There is little that
irritates reporters more than trying unsuccessfully to
reach a company contact person to follow up on a press
release. Itís time to take a look at just how
accessible you are. Here are some key issues to
First of all, make sure that
the contact number on your press release or media kit is
a direct line to a live person. Never intentionally
place a journalist into a phone tree or voicemail. The
best of all worlds is to have the actual contact person
answer the phone.
With todayís technology,
even the smallest company should be able to answer a
journalistís call immediately. There are programs
available that will forward your calls to any number,
even programs that can forward to sequential numbers.
That way, if you are not in the office, the call can go
to your cell phone, your home, or any number you direct
it to Ė even ringing all numbers at once!
Second, have a reliable
backup plan. If the contact person is not available
(and the only excuse should be that they are on the
phone with another journalist), then designate another
employee to provide background and to schedule a return
call at the earliest opportunity. The worst thing you
can do to journalists on deadline is to leave them in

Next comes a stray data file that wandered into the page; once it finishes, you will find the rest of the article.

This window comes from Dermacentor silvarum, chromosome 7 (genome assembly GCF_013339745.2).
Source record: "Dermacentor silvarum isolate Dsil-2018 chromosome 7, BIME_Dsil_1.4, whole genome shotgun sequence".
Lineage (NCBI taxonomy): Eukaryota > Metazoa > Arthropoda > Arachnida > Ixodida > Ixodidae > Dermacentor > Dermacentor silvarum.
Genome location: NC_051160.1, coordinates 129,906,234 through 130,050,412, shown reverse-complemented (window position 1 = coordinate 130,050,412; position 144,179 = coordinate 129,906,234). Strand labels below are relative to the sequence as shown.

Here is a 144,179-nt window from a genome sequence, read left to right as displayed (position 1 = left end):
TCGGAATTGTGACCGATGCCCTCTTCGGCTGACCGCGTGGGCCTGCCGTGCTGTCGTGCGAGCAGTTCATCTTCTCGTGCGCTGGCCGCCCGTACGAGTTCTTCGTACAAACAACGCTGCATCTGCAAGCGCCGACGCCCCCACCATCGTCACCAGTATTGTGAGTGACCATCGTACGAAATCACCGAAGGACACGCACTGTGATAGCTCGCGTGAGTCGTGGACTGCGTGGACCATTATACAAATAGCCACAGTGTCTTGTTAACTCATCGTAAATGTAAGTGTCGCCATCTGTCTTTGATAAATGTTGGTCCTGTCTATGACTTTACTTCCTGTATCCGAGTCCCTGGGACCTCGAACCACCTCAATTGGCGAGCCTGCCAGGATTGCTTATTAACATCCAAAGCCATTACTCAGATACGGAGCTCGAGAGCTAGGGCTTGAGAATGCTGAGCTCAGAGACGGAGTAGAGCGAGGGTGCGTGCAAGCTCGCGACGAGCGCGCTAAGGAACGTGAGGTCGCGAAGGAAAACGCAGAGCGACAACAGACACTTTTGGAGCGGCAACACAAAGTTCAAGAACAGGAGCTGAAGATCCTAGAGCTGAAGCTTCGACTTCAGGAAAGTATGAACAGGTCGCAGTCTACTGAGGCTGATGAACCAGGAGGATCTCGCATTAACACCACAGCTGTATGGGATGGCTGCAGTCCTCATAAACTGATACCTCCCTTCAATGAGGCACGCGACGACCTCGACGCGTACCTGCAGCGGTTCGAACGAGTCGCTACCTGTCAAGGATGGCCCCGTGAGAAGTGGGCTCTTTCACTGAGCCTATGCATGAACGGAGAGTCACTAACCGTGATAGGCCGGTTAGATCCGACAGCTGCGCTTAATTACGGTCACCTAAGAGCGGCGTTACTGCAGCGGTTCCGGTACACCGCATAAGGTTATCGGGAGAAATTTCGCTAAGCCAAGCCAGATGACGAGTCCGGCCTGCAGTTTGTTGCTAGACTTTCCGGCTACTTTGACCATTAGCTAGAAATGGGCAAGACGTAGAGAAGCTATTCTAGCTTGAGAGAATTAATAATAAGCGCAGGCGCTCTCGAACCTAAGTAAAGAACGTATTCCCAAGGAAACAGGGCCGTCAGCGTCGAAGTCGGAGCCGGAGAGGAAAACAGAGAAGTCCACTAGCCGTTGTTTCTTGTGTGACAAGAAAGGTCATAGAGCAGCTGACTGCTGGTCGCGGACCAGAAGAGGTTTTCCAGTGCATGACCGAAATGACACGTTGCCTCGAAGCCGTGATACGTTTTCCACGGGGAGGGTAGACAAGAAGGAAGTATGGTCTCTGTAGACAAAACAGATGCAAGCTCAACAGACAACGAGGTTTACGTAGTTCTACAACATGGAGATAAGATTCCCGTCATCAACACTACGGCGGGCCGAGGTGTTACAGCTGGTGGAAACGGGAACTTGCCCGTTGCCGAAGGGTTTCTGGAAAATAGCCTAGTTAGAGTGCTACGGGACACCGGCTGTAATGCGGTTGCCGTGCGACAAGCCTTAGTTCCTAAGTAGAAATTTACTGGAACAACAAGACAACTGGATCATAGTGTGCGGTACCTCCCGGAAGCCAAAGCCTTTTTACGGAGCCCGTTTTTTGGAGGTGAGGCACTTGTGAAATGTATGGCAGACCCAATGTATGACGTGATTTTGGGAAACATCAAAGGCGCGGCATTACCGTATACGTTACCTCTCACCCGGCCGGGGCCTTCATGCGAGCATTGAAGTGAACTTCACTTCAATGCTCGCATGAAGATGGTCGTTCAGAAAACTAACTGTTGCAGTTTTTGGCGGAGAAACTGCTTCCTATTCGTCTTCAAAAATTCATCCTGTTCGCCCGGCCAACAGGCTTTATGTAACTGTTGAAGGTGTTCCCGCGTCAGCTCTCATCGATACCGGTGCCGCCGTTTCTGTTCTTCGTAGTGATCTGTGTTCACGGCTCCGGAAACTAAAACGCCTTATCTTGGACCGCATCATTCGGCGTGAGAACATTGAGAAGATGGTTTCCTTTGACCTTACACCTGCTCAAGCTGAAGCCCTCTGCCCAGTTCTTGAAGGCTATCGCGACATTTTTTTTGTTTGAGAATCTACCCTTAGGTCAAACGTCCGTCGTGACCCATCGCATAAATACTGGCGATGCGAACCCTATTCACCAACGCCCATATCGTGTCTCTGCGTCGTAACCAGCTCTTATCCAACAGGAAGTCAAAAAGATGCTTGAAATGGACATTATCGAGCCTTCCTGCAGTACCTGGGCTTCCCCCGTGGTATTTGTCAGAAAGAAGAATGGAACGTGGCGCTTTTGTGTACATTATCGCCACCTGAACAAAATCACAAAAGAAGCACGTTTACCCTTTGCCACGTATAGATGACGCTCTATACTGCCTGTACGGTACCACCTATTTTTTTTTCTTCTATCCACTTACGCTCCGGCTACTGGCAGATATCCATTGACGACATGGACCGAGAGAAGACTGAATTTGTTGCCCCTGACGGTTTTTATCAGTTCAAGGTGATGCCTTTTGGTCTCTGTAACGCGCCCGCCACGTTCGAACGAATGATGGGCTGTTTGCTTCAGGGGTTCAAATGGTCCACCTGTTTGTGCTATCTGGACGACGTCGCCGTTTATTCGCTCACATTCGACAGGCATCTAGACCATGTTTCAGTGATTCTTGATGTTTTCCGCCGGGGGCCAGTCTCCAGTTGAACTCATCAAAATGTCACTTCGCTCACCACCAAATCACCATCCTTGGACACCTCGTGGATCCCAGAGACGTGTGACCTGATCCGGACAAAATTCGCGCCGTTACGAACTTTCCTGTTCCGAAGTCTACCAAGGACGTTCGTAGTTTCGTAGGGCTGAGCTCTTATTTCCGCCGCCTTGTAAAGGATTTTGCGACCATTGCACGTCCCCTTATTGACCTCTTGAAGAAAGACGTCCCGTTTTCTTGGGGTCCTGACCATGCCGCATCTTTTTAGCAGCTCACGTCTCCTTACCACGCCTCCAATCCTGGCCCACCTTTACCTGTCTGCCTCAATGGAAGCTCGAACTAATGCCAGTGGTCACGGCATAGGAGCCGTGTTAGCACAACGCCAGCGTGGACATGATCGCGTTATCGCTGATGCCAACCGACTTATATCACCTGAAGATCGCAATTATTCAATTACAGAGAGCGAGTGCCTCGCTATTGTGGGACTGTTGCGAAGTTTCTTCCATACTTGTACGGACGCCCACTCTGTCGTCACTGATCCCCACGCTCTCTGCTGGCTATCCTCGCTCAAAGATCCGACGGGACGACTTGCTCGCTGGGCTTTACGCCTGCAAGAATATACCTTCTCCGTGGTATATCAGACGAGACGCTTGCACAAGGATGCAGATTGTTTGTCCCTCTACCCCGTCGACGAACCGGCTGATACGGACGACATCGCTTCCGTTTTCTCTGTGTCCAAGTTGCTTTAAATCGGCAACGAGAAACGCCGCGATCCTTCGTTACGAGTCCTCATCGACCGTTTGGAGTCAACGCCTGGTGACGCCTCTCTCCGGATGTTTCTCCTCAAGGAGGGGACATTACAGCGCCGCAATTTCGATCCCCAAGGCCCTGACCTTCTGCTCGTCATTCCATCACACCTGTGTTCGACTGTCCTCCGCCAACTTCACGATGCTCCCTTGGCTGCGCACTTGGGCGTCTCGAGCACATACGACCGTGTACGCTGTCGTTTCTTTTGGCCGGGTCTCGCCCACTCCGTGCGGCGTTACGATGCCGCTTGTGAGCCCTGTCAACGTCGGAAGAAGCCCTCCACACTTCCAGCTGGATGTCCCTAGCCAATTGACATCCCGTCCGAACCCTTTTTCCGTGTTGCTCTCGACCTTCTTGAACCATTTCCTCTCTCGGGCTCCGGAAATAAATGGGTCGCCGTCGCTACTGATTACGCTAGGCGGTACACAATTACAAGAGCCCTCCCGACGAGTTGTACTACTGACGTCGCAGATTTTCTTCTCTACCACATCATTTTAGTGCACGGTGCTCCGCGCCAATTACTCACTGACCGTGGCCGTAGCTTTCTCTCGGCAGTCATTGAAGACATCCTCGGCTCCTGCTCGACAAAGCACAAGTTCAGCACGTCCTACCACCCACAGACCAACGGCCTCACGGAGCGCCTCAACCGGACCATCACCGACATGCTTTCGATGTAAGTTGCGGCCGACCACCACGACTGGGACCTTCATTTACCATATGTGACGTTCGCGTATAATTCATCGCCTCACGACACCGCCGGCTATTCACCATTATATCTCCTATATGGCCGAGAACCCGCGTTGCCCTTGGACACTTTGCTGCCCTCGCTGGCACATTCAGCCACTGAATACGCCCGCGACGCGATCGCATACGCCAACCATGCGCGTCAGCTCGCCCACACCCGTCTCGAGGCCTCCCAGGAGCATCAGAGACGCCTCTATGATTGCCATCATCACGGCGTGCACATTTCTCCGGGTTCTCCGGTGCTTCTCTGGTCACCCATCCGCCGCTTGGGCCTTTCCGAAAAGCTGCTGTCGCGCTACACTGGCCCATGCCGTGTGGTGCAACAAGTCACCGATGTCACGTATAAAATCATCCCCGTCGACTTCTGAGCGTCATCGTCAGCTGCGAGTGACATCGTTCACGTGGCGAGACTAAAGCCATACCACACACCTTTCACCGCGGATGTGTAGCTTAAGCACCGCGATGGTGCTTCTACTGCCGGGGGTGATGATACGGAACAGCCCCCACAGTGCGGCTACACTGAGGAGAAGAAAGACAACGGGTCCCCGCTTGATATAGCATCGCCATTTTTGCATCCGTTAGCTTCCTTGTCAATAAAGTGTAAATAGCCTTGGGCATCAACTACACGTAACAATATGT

limbo. They might immediately can your story and go to
Third, be sure you have
collateral material available immediately. If you have
quoted any third parties, keep their contact information
close at hand. Any resources you have used to write a
press release should be available as well. Background
information, brochures and catalogs, and any other
pertinent material should be ready to be delivered
immediately, either over the Internet or via express
delivery. Donít let a story go cold because you arenít
Fourth, when at all possible
make yourself available for live interviews in person.
If the journalist is local, offer to meet them at their
offices or at a convenient location of their choice.
Finally, be sure to
acknowledge and appreciate the attention the journalist
has shown you. Of the hundreds of releases and pitches
they got that day, they chose to follow yours. By being
accessible, being prepared, and appreciating their
responses you can make the most of your opportunity.